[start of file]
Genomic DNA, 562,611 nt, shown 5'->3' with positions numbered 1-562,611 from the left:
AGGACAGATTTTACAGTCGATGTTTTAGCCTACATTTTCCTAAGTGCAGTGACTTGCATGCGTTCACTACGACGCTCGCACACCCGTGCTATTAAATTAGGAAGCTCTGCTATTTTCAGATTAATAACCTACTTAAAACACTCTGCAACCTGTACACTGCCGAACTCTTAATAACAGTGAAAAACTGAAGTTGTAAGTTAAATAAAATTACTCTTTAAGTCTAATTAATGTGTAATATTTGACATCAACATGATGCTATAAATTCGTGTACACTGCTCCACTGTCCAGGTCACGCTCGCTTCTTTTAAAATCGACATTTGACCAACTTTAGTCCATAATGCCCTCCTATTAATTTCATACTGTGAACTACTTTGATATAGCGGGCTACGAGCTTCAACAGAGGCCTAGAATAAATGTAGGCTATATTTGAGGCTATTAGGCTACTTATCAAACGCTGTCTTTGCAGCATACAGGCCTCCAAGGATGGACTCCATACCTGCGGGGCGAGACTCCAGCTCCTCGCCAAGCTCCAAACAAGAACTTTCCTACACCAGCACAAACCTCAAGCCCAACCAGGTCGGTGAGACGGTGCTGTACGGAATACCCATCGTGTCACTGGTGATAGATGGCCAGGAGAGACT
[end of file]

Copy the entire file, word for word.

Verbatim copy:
Genomic DNA, 562,611 nt, shown 5'->3' with positions numbered 1-562,611 from the left:
AGGACAGATTTTACAGTCGATGTTTTAGCCTACATTTTCCTAAGTGCAGTGACTTGCATGCGTTCACTACGACGCTCGCACACCCGTGCTATTAAATTAGGAAGCTCTGCTATTTTCAGATTAATAACCTACTTAAAACACTCTGCAACCTGTACACTGCCGAACTCTTAATAACAGTGAAAAACTGAAGTTGTAAGTTAAATAAAATTACTCTTTAAGTCTAATTAATGTGTAATATTTGACATCAACATGATGCTATAAATTCGTGTACACTGCTCCACTGTCCAGGTCACGCTCGCTTCTTTTAAAATCGACATTTGACCAACTTTAGTCCATAATGCCCTCCTATTAATTTCATACTGTGAACTACTTTGATATAGCGGGCTACGAGCTTCAACAGAGGCCTAGAATAAATGTAGGCTATATTTGAGGCTATTAGGCTACTTATCAAACGCTGTCTTTGCAGCATACAGGCCTCCAAGGATGGACTCCATACCTGCGGGGCGAGACTCCAGCTCCTCGCCAAGCTCCAAACAAGAACTTTCCTACACCAGCACAAACCTCAAGCCCAACCAGGTCGGTGAGACGGTGCTGTACGGAATACCCATCGTGTCACTGGTGATAGATGGCCAGGAGAGACT